Don Rogers: 2021? It’s personal
The world will be fine.
Vaccines at 94% effective will do their job. National politics will shift down to a once-familiar dull roar after just a bit more kabuki theater. Wildfires will burn hot as ever come summer.
On balance, we’ll continue enjoying easily the healthiest, wealthiest, safest and happiest period in the human era, while of course wringing our hands at everything that scares us or could possibly lead to misery.
That’s just who we are — super social creatures a bit prone to drama, telling ourselves stories.
Still, the planet spins as always, the population continues soaring. Even at the height of the current pandemic, we’re living longer than ever.
We’ve all but vanquished deadlier diseases than this — poxes, fevers, measles, every plague — and it sure looks like we’ll get this one too, stupid as America has been, a rich, smart nation where somehow fully a quarter of this entire contagion has spread. We, with less than 4% of the world’s population. Tragically, we also account for a fifth of the deaths.
Only in America do we get on planes by the millions for the holidays and infect our loved ones on the other side of the country, inviting further flights for too many funerals, as we’ll likely see again soon. We do know better, but apparently smart has its limits.
Seems we are one thing collectively and quite another individually, with 331 million individuals at large to make a whole lot of, well, really dumb decisions and believe some really dumb things.
So for hope, I look to the collective, the us that along with cancer has a decent chance of curing old age. Think about that not so distant future: Driverless vehicles of all kinds. Robots and software doing the better white collar work. Showering for real in a fountain of youth. In a finger snap, leaving behind a fossil fueled world.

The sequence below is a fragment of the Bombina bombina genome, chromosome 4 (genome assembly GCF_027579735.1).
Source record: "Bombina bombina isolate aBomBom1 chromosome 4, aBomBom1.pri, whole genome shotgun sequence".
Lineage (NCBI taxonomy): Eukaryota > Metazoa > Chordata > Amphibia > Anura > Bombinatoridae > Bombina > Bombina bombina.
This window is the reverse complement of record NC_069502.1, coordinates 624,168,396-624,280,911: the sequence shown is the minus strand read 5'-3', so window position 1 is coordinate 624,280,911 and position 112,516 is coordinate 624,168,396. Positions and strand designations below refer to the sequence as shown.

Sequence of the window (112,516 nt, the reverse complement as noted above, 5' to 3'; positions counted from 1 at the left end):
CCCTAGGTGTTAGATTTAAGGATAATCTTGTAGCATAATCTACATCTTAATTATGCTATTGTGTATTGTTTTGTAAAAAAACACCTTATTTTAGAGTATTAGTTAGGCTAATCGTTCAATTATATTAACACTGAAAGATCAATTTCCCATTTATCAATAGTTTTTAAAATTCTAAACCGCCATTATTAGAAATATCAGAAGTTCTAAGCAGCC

Yes, I know. Far too many among us still swallow Sidney Powell and Rudy Giuliani’s ravings. Mine at least are plausible, bearing actual evidence.
We survive — or not — collectively. But we each live our lives individually, alone, if fortunate enough to be well loved coming in, have a hand to hold going out.
Grand pronouncements, criticisms, observations, even predictions for a community, a nation, a species are one thing. But that’s not how we experience life.
I wake up to my wife, not another’s. Savor my steaming cup of coffee, feel my legs and lungs burn on trails I pick out to run, weigh my vote, choose what I’m going to read or watch, decide whether I’ll venture out of what’s become comfortable or expose myself to something new, scary even.
We each live by a thousand little cuts, all these choices that add to and subtract from the quality of a life. Tons of mistakes, a few things we get just right, all balled up.
Then we tell ourselves these little stories, mostly fibs, about what we’re really doing, making ourselves out as the protagonist. Of course, it would be pathological to live consciously as the villain.
When I think about the future, I’m not so concerned with whether Donald Trump or Joe Biden is the president, if a mine will reopen or a new dam get built, if Oracle and Tesla herald a great exodus from this overtaxed, nanny state.
These are all worthy of attention, sure, all cause for worry. I’m just saying I’m not so caught up in that as I am with more personal things: Seeing family and friends more often and more together. Seeing everyone at the office. Traveling to see the grandsons; OK, their parents too. Going to events, especially literary events, and rubbing elbows again with those artists I so admire, as well as my fellow fans.
I’m more concerned with my habits than a president’s, with sharpening my mind, staying fit, improving my writing, always that. Growing as a person.
I realize as I’m writing that I’m far more selfish than selfless, still climbing the first in David Brook’s “The Second Mountain: The quest for a moral life.” I have quite a ways to go.
Here, I turn to individuals — they are all around us — who contribute to one or more of the innumerable community service efforts. These guiding lights who might be swinging a hammer, filling a grocery bag, sitting with someone in deep trouble in need of their ear. Asking uncomfortable questions, spreading cheer, but people working for others, for the betterment of the collective us.
This is what occupies my mind, fills me with great hope, for 2021. I think you and I, we’ll be fine too.
Don Rogers is the publisher of the Sierra Sun and The Union, based in Grass Valley. He can be reached at firstname.lastname@example.org or 530-477-4299.
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